It was another HOT week in the garden this past week, and I didn’t get done as much as I had planned. So yes, I’m now behind on my garden chores. However, I did prune my tomato plants, which I had not done in three weeks. It took me several hours, but I increased the circulation among my plants and tied new branches to the stakes. At least I accomplished that in this 90 degree heat! Yet, despite my being behind on feeding and treating my plants, they are still growing and producing.
WHAT’S NEW IN THE GARDEN:
I planted a bed of peanuts last week, and I have seven seedlings up. This is my first time growing peanuts, so I’m looking forward to watching them grow.
My borage started budding this week.
Yesterday, one plant opened its first flower. Bring on the bees!
My corn finally has its first tassels. The ears will be coming soon.
I also noticed that many of my corn plants have three stalks!
While looking at the stalks, I saw that a few of my corn have brace roots showing above the soil. You can notice a couple of them in the picture above, but look at the stalk in the picture below. It looks almost alien! (I bet I didn’t plant that seed deep enough.)
The nasturtiums I planted with my lima beans are beginning to flower.
I have my first pumpkin growing! Look at how the stem is already thickening in preparation for the large fruit it will have to support.
I have my first lima bean pods on the plants.
I also have my first rocoto peppers growing. I think this is the earliest I’ve seen peppers, compared to the past two years. But this is the first time I planted them in a raised bed, so I think they’re happier. I know I am!
ELSEWHERE IN THE GARDEN:
My Amish paste tomatoes are getting quite large. These beauties are huge and full of flavor.
My Riesentraube cherry tomatoes are amazing. Look at how many grow on each cluster.
My little pear tomatoes are starting to ripen.
From among my borage, I have a mystery cucurbit growing. Obviously, a seed survived the compost bin and made its way into my raised bed when I added compost. I know it’s not a cucumber because the female flower ovary is round rather than oblong. It is some kind of melon, but I’m not sure what. I decided to let it grow to see what the feral plant gives me.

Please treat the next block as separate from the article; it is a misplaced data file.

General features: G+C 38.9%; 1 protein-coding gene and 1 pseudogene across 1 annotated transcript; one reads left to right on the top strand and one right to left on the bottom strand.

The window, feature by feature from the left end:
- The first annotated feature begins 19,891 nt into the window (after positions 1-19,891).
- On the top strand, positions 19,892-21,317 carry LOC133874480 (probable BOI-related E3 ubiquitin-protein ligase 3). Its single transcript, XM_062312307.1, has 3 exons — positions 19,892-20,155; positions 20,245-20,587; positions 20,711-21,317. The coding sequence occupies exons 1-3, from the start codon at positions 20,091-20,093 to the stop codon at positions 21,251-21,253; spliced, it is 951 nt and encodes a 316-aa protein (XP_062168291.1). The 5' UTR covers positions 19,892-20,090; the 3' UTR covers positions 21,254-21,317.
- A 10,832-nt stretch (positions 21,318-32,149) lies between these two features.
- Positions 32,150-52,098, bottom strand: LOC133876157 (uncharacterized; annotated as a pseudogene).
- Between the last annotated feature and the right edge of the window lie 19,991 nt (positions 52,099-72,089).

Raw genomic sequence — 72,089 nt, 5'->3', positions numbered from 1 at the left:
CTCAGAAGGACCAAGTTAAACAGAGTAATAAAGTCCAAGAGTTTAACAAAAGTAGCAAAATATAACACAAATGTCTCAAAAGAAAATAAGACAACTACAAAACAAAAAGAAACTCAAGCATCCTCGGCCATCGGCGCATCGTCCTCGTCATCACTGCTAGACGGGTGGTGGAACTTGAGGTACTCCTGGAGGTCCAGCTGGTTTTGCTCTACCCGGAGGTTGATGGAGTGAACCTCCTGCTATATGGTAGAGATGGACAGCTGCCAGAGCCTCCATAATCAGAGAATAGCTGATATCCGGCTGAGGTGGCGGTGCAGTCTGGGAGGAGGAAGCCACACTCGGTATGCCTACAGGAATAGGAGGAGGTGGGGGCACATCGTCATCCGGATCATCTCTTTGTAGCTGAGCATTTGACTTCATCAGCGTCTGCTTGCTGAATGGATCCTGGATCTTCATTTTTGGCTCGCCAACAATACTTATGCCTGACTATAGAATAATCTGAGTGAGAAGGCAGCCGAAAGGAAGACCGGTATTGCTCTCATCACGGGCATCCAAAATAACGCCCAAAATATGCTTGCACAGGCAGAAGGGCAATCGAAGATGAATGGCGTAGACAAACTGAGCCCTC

This one isn’t a mystery. It’s a cantaloupe plant I had no place for in the garden, so I planted it in the corner of my compost bin. I was unsure if it would grow well there because it doesn’t get very much direct sunlight. Look at how healthy it looks! The leaves on this plant are at least twice as big as the leaves on the cantaloupe in my raised beds.
One day last week, my son called me over and told me to be quiet as I approached. He was looking at a large, green dragonfly and hoped I could get a picture of it. I have lots of dragonflies in my garden, but this is the first time I’ve seen a green one. Isn’t he pretty?
IN THE KITCHEN:
This past week, I cleaned and braided my garlic. I saved the largest and best twelve bulbs of garlic for seed and braided the bulk of the rest. (What I didn’t braid, I’m going to pickle this coming week.) This year, I waited a few more days before braiding, and it was much easier to do. I think the best schedule is to lay them out to dry for 4 days, clean them (see link below), let them dry another 3 days or so, then braid them.
If you want to know how to braid garlic, see the video embedded in my article, “Curing and Storing Garlic.” It’s so easy!
I harvested quite a bit from the garden this week; click here to see pictures of my garden bounty.
What’s happening in your garden?